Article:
A Social Security number (SSN) is a nine-digit number issued by the Social Security Administration to all U.S. citizens, as well as non-citizens who have permission from Homeland Security to work in the United States. A SSN is necessary to report wages, collect Social Security benefits and qualify for other government programs.
For SSNs assigned before 1972, the first three numbers reflect the state where you applied for the number. After 1972, the first three digits reflect the zip code in the mailing address on your application for the SSN.
Read More: Who Is Not Eligible for a Social Security Number?
The Social Security Administration has never issued a number in the 800 or 900 range. Therefore, a number beginning in 999 is not valid.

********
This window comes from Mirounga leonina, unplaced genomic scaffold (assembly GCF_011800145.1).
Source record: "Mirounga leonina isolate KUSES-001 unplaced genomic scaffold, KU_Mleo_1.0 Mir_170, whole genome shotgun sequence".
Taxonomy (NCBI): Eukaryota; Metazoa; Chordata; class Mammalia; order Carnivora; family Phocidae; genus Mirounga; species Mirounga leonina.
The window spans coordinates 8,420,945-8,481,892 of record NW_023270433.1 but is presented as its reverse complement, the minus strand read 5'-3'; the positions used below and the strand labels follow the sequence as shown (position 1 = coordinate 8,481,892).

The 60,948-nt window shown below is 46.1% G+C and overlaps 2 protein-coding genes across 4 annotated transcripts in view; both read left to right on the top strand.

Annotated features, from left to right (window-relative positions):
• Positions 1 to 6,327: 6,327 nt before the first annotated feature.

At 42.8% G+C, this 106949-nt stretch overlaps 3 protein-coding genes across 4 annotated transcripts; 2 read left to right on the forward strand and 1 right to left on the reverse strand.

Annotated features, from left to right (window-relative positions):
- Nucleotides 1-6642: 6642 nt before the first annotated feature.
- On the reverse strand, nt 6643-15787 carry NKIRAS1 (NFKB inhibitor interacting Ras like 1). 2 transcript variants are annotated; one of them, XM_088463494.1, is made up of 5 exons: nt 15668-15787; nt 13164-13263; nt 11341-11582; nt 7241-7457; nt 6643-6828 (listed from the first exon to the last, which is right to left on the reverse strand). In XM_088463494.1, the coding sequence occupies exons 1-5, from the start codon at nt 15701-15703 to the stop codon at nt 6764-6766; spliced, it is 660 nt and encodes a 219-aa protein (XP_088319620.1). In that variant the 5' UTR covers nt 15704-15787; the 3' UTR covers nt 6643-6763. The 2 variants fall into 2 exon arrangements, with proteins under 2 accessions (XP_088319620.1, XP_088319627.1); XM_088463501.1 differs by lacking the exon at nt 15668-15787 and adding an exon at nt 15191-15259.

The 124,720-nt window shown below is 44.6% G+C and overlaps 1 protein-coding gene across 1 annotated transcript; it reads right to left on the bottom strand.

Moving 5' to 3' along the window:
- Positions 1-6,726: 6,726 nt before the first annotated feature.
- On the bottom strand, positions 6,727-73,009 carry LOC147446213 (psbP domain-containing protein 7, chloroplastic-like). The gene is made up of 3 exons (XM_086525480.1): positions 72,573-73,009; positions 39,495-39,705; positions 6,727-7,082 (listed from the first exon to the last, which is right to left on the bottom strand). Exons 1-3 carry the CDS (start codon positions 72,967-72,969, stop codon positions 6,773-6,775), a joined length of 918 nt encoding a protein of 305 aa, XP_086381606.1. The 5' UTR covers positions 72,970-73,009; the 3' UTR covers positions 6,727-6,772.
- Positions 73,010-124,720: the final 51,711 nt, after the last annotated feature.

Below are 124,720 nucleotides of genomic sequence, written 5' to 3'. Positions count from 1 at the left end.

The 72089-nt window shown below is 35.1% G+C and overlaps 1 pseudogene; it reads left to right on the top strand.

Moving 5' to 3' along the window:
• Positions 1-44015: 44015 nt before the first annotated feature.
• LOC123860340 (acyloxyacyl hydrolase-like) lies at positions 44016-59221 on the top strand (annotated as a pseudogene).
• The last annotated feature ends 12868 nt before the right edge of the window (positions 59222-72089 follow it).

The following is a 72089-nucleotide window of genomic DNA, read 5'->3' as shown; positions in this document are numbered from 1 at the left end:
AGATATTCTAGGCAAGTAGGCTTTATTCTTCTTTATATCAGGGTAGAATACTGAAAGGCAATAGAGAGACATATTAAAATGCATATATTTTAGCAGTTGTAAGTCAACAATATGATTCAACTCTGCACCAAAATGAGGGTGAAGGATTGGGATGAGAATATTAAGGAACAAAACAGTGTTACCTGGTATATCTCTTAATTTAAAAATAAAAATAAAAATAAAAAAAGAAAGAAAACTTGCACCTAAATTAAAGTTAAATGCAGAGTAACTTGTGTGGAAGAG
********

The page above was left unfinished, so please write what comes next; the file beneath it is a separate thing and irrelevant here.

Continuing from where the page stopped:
Some universities have assigned nine-digit “temporary” Social Security numbers to post-graduate foreign nationals beginning with 999. The temporary number is designed to be replaced once the graduate student has received a valid SSN.
A number beginning in 999 may be an Individual Taxpayer Identification Number (ITIN), a tax processing number issued by the Internal Revenue Service (IRS). This number is also nine digits, and it always begins with the number nine.
If you’re given a 999 Social Security number, consider it a fraudulent number. The Social Security Administration maintains the Social Security Number Verification Service to help verify fraudulent numbers.
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